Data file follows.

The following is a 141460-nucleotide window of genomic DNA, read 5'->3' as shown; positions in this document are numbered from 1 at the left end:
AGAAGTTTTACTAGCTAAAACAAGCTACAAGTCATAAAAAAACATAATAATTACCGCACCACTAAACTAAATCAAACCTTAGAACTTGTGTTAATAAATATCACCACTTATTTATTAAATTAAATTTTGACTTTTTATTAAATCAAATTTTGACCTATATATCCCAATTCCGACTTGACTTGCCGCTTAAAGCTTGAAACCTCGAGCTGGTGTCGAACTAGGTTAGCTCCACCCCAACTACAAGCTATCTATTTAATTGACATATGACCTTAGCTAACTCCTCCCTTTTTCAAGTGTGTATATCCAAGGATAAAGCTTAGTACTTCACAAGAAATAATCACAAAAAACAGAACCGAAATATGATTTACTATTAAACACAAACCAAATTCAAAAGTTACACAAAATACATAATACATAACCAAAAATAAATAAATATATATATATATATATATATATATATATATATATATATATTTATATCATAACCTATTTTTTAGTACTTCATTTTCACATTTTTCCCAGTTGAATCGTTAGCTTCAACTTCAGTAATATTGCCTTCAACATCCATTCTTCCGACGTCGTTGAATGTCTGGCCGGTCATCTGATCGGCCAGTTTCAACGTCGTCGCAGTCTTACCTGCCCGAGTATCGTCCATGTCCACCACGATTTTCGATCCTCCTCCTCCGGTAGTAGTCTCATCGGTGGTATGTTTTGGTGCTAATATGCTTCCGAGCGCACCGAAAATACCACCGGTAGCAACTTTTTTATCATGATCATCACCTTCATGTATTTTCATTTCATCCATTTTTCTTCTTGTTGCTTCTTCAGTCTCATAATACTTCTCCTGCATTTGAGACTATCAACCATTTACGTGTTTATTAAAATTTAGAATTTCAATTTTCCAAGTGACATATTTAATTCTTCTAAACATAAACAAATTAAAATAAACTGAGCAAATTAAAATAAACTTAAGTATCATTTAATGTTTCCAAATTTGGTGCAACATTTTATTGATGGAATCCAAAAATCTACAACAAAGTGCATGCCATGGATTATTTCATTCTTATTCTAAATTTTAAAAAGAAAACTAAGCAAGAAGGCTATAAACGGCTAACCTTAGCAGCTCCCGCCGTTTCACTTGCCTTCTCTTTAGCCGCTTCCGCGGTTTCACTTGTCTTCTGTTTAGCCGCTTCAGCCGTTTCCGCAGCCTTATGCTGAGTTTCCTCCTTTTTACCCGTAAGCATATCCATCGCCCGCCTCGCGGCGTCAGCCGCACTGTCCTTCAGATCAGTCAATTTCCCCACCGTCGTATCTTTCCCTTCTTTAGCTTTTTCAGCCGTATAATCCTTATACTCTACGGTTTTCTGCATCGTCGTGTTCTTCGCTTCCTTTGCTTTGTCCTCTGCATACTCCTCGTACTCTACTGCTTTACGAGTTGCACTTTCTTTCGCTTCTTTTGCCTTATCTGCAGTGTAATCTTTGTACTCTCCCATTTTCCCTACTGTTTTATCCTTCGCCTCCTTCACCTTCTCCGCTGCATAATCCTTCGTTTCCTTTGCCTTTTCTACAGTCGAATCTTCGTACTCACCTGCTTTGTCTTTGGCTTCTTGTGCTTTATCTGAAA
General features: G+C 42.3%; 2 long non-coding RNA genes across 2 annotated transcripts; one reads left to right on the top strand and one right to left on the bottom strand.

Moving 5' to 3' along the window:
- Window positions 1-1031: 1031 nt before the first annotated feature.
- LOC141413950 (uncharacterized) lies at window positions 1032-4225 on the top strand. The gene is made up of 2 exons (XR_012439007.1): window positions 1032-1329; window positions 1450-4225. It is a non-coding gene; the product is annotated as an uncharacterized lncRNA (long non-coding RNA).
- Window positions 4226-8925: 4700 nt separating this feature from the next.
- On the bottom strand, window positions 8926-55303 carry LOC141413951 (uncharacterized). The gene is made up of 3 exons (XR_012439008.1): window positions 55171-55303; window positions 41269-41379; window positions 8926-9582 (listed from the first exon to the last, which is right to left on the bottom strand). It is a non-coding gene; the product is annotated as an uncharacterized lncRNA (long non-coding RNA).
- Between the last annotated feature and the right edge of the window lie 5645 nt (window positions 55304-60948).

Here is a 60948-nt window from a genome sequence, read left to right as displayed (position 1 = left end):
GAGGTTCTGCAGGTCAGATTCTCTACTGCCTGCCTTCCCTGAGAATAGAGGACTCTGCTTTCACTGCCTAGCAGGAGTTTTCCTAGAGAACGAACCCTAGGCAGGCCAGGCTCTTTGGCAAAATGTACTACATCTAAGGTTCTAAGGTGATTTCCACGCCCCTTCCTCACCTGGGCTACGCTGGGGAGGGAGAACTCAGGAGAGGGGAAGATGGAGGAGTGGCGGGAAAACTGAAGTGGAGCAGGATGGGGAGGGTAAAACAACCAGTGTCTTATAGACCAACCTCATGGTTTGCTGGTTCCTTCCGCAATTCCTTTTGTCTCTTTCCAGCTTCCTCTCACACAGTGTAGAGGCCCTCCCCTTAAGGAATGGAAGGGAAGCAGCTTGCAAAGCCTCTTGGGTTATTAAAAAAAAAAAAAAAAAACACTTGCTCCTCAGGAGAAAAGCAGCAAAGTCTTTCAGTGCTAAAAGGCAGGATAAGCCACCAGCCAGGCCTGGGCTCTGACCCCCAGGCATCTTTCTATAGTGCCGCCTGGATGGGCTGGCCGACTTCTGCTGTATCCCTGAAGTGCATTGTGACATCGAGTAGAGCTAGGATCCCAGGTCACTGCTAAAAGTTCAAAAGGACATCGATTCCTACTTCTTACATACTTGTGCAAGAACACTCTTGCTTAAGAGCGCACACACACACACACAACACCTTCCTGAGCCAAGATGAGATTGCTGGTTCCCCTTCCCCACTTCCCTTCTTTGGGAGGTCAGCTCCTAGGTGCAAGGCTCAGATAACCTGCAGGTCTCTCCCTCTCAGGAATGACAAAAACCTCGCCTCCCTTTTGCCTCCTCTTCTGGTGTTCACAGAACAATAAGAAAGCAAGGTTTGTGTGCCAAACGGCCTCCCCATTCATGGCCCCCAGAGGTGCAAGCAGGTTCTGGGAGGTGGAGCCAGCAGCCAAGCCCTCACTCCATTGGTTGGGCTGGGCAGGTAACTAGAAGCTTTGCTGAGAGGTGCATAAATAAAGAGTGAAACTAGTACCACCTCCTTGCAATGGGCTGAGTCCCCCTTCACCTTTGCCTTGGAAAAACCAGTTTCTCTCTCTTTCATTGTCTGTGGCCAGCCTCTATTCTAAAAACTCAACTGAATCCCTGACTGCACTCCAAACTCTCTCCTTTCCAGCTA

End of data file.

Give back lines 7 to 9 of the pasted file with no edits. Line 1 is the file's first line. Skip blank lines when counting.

- Window positions 4226-8925: 4700 nt separating this feature from the next.
- On the bottom strand, window positions 8926-55303 carry LOC141413951 (uncharacterized). The gene is made up of 3 exons (XR_012439008.1): window positions 55171-55303; window positions 41269-41379; window positions 8926-9582 (listed from the first exon to the last, which is right to left on the bottom strand). It is a non-coding gene; the product is annotated as an uncharacterized lncRNA (long non-coding RNA).
- Between the last annotated feature and the right edge of the window lie 5645 nt (window positions 55304-60948).